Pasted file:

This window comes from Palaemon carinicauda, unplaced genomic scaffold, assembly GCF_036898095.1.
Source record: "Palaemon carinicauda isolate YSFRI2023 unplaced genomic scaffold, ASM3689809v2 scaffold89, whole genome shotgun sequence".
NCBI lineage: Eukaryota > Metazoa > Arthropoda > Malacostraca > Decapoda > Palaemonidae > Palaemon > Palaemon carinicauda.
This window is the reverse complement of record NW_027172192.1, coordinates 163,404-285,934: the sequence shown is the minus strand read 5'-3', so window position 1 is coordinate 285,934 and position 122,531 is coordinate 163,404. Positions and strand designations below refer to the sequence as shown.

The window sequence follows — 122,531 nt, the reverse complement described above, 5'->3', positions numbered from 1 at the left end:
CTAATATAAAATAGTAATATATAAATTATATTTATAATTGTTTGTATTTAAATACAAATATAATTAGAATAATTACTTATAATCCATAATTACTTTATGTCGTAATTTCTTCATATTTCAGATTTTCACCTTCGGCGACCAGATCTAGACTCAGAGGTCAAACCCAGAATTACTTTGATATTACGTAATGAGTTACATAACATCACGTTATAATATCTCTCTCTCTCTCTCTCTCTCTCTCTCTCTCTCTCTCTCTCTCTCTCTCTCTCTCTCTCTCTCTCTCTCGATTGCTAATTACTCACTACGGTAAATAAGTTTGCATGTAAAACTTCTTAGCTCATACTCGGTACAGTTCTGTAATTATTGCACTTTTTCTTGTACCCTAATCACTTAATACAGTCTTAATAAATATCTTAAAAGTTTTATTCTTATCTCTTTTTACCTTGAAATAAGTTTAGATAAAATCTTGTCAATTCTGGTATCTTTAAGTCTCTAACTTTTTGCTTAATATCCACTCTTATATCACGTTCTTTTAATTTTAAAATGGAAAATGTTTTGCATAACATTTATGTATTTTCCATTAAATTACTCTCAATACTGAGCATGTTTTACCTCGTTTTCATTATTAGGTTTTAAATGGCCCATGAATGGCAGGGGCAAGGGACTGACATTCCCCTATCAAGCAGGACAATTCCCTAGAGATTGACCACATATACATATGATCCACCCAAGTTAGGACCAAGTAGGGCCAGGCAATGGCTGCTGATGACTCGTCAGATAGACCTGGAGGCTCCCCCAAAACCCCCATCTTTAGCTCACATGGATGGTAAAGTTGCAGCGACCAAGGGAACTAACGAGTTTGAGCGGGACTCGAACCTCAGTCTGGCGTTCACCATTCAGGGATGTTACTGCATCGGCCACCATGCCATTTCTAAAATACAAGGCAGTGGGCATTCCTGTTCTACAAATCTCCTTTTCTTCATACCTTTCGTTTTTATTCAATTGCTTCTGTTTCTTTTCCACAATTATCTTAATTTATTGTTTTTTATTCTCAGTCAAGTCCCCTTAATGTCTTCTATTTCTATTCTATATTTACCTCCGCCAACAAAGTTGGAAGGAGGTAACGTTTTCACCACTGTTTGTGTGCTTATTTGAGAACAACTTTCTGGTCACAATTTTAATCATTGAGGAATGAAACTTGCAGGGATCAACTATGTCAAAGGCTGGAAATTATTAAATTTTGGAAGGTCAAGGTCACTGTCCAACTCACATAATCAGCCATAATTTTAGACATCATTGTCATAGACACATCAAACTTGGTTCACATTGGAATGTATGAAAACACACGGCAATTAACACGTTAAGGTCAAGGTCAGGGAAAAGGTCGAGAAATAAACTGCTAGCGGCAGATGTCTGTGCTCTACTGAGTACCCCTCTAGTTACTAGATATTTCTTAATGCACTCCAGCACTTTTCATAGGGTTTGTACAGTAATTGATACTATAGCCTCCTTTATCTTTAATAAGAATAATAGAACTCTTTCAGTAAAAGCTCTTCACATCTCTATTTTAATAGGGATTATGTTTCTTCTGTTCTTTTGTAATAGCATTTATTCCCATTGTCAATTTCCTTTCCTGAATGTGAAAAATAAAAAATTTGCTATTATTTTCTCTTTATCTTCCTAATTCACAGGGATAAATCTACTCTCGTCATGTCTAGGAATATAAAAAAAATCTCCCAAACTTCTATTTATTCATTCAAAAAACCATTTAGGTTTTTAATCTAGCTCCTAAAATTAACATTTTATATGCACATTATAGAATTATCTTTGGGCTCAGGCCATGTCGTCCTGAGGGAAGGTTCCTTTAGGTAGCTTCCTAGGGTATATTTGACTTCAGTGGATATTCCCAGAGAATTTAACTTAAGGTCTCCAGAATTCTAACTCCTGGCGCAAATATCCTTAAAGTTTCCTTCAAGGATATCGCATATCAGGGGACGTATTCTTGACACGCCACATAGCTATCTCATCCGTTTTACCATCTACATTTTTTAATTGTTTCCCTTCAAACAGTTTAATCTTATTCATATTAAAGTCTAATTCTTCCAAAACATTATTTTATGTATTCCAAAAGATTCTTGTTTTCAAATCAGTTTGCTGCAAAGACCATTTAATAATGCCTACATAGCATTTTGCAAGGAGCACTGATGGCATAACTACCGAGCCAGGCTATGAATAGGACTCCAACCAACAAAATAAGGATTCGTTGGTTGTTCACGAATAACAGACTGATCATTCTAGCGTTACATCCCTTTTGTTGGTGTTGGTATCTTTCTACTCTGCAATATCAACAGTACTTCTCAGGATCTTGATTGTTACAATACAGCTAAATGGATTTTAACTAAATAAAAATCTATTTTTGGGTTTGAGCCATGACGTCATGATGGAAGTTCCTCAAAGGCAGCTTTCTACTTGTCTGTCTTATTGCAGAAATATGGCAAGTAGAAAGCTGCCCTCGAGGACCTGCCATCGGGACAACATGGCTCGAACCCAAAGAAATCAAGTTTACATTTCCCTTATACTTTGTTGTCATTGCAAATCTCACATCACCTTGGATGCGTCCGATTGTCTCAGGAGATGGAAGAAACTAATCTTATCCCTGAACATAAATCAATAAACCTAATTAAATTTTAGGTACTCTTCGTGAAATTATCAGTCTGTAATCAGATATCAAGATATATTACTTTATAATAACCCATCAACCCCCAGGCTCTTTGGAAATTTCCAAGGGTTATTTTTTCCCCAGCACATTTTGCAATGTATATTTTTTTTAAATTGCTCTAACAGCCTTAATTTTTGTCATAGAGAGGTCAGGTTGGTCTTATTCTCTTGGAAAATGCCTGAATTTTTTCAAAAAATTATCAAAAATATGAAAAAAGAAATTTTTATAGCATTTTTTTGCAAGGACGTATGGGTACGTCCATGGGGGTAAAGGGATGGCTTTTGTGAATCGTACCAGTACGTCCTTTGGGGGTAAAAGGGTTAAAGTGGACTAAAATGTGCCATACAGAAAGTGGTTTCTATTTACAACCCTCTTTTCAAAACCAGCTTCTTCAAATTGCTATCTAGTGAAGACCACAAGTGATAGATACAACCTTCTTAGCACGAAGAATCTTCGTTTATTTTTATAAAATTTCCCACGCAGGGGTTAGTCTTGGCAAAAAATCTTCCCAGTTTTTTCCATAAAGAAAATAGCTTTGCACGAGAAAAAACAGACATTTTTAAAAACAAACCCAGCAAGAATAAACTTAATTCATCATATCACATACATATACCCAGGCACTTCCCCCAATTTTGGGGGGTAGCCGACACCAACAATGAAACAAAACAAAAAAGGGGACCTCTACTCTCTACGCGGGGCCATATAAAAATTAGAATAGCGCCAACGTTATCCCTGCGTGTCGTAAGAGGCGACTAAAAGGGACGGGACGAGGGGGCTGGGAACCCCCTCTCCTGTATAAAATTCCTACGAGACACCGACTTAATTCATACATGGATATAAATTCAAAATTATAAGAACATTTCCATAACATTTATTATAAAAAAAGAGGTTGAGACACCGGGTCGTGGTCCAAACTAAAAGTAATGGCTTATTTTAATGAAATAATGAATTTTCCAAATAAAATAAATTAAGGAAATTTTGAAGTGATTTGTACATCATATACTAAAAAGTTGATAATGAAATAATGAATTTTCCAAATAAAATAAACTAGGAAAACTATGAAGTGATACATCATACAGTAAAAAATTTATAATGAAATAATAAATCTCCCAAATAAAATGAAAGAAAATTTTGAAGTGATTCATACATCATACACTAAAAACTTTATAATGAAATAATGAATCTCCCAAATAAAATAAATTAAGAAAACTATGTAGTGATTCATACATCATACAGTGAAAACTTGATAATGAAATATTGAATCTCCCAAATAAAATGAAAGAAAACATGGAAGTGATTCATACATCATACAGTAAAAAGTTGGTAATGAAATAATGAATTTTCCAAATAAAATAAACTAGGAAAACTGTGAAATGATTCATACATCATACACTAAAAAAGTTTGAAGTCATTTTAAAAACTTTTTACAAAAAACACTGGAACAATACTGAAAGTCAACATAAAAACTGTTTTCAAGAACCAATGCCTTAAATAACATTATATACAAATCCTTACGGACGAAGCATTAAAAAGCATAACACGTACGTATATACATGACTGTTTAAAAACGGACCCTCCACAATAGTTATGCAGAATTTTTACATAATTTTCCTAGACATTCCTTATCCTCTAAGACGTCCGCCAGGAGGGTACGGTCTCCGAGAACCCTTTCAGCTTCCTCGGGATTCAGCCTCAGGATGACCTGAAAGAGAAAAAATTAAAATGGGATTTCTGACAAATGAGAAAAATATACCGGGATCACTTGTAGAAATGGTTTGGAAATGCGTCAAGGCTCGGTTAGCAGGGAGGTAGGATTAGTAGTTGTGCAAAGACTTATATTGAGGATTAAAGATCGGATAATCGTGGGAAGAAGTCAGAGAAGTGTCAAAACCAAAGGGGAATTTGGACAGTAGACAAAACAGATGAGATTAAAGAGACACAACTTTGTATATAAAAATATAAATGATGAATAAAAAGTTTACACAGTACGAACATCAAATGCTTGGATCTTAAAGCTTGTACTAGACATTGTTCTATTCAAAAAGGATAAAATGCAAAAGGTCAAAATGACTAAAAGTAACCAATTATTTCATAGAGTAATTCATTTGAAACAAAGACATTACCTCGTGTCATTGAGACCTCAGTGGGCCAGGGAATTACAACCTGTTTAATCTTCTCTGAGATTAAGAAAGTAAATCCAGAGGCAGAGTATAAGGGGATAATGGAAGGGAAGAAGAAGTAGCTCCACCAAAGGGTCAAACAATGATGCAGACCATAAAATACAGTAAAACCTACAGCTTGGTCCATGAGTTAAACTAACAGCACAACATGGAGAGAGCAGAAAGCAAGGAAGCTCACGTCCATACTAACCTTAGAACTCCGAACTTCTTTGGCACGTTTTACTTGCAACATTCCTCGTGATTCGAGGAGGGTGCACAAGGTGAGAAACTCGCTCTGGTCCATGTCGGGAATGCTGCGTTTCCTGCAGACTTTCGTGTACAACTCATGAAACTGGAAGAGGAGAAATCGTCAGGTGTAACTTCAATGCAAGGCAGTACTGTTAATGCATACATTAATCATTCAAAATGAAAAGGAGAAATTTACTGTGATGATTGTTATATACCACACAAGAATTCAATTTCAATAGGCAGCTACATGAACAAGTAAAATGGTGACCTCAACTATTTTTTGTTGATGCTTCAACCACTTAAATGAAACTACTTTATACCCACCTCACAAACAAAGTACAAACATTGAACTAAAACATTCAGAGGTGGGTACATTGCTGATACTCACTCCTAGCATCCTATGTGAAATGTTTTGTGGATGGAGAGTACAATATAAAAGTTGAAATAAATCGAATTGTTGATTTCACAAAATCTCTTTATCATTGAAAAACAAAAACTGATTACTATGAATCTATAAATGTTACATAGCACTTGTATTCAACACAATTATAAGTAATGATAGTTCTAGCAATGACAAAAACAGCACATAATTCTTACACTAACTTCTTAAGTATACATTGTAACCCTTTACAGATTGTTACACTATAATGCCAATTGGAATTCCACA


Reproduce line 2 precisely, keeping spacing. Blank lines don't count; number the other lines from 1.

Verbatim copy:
Source record: "Palaemon carinicauda isolate YSFRI2023 unplaced genomic scaffold, ASM3689809v2 scaffold89, whole genome shotgun sequence".